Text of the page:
any way.
1.5 This standard does not purport to address the safety
problems, if any, associated with its use. It is the responsibility
of the user of this standard to establish appropriate safety and
health practices and determine the applicability of regulatory
limitations prior to use.

1
This practice is under the jurisdiction of ASTM Committee A05 on MetallicCoated Iron and Steel Products and is the direct responsibility of Subcommittee
A05.13 on Structural Shapes and Hardware Specifications.
Current edition approved May 1, 2009. Published May 2009. Originally
approved in 1980. Last previous edition approved in 2006 as A780 01(2006).
DOI: 10.1520/A0780_A0780M-09.

2.1 ASTM Standards:2


A902 Terminology Relating to Metallic Coated Steel Products
D520 Specification for Zinc Dust Pigment
2.2 Society for Protective Coatings (SSPC) Documents:3
SSPC-PA2 Measurement of Dry Paint Thickness with Magnetic Gages
SSPC-SP2 Hand Tool Cleaning
SSPC-SP5/NACE No.1 White Metal Blast Cleaning
SSPC-SP10/NACE No.2 Near-White Blast Cleaning
SSPC-SP11 Power Tool Cleaning to Bare Metal
3. Terminology
3.1 DefinitionsFor definitions of terms used in this practice, refer to Terminology A902.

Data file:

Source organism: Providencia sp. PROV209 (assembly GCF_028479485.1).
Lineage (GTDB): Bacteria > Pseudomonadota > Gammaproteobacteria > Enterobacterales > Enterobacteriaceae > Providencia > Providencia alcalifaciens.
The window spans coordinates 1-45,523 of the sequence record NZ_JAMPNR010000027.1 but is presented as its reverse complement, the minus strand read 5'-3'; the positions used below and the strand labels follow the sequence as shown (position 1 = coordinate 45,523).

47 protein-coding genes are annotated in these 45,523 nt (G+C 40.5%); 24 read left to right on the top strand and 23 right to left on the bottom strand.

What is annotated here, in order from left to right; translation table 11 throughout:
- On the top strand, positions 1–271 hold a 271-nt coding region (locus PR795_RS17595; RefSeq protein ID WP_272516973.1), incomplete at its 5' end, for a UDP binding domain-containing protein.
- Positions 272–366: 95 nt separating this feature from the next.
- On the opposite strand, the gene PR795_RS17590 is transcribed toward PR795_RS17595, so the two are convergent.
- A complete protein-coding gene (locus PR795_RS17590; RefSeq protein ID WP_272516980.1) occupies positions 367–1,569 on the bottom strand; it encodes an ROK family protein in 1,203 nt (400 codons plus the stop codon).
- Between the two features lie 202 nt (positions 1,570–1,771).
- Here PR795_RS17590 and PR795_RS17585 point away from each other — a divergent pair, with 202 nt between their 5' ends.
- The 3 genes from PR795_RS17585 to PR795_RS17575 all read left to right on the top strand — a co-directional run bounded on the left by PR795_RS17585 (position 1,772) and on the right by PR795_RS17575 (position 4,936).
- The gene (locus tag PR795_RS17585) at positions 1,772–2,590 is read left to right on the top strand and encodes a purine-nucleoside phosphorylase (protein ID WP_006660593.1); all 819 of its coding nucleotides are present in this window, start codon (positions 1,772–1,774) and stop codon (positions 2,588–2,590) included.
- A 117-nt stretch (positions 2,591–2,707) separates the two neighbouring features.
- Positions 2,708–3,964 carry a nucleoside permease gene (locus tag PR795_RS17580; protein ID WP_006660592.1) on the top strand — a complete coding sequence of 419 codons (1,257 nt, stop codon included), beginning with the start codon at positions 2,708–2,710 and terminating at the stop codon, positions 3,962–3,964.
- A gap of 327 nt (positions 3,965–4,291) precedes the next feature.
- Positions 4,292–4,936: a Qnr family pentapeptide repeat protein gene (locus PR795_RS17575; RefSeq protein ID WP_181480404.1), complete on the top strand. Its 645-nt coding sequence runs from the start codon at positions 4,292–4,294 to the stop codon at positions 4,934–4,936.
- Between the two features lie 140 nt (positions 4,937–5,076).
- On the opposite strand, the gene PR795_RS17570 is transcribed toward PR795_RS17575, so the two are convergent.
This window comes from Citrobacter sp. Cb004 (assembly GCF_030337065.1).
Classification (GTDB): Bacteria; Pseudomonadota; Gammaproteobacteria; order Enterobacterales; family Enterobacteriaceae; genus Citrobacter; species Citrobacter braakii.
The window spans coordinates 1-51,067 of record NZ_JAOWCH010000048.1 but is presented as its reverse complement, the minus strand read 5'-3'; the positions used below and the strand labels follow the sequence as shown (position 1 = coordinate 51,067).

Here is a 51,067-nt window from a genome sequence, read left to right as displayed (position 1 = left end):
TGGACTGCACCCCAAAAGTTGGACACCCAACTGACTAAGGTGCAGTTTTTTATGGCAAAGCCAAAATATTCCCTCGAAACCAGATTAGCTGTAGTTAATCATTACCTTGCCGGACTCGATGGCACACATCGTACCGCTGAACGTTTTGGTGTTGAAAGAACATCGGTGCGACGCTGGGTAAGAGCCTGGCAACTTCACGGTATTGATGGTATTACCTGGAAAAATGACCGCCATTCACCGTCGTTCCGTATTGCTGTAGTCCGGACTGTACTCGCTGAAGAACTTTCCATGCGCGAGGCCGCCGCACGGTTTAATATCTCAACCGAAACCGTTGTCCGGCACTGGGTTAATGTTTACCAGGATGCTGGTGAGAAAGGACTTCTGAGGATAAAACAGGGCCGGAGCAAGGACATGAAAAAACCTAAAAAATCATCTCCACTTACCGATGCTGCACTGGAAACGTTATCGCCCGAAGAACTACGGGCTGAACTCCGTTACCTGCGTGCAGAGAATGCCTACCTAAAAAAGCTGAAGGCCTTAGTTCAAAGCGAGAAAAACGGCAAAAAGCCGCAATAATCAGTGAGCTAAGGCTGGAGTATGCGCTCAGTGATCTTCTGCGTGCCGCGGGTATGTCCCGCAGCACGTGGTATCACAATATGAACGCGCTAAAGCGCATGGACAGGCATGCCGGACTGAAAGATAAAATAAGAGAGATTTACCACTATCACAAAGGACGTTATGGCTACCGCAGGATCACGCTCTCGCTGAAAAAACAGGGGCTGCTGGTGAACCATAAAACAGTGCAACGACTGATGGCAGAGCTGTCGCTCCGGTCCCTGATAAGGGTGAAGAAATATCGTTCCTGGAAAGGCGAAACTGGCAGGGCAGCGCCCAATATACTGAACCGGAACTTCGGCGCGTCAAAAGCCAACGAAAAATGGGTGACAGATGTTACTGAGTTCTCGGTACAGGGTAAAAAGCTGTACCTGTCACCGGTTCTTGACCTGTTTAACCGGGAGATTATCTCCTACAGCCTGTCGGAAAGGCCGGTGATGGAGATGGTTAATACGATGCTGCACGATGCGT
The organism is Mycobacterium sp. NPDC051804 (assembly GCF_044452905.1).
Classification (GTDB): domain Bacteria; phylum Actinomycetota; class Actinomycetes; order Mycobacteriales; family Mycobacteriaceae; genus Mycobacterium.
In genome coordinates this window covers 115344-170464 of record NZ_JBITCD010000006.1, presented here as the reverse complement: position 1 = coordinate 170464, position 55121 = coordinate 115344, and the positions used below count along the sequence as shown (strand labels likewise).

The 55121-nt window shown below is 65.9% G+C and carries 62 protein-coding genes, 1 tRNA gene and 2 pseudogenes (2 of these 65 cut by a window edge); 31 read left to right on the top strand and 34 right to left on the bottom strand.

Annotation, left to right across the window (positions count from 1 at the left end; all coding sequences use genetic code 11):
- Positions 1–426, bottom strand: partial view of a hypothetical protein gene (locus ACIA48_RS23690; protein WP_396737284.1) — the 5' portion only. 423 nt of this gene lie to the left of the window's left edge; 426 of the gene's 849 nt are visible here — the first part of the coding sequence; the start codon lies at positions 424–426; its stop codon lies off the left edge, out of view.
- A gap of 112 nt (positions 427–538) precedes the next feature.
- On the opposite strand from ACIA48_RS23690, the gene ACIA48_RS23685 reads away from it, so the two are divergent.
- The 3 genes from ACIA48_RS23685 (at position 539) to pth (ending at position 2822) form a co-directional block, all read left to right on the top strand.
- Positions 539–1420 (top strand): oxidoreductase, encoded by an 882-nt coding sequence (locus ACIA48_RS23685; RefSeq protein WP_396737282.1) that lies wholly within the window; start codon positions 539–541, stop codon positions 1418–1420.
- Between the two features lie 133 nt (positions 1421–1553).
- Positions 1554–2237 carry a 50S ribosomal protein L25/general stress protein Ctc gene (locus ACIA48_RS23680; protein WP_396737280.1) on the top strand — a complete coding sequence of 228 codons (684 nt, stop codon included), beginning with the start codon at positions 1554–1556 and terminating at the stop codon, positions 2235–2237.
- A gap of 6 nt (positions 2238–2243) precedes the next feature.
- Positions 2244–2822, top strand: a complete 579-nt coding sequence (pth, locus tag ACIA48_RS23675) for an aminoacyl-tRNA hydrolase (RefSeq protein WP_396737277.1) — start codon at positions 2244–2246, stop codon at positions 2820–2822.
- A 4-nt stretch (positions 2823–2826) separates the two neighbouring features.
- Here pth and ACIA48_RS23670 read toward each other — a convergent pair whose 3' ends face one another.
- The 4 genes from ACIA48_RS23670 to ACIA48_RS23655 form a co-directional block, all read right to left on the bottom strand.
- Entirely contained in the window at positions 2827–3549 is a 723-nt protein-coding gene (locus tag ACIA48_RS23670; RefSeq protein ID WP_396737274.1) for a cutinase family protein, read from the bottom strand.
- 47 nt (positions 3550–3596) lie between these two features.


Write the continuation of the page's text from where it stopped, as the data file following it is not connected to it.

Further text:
4. Materials
4.1 PropertiesThe material used for repairs shall have the
following characteristics:
4.1.1 One application of the material shall provide a coating
thickness of at least 2.0 mils (50.8 m).
4.1.2 The applied coating shall provide barrier protection
and shall preferably be anodic to steel.
4.1.3 Application of the coating material shall be possible
under shop or field conditions.
4.2 TypesThere are three types of material that possess the
required properties and may be used to repair damaged
galvanized coatings, as follows:
4.2.1 Zinc-Based SoldersZinc alloy solders are to be used
for repairs. The most common types of solders are zinccadmium, zinc-tin-lead, and zinc-tin-copper alloys. Zinccadmium and zinc-tin-lead alloys have liquidus temperatures in
the ranges from 518 to 527F (270 to 275C) and 446 to 500F
2
For referenced ASTM standards, visit the ASTM website, www.astm.org, or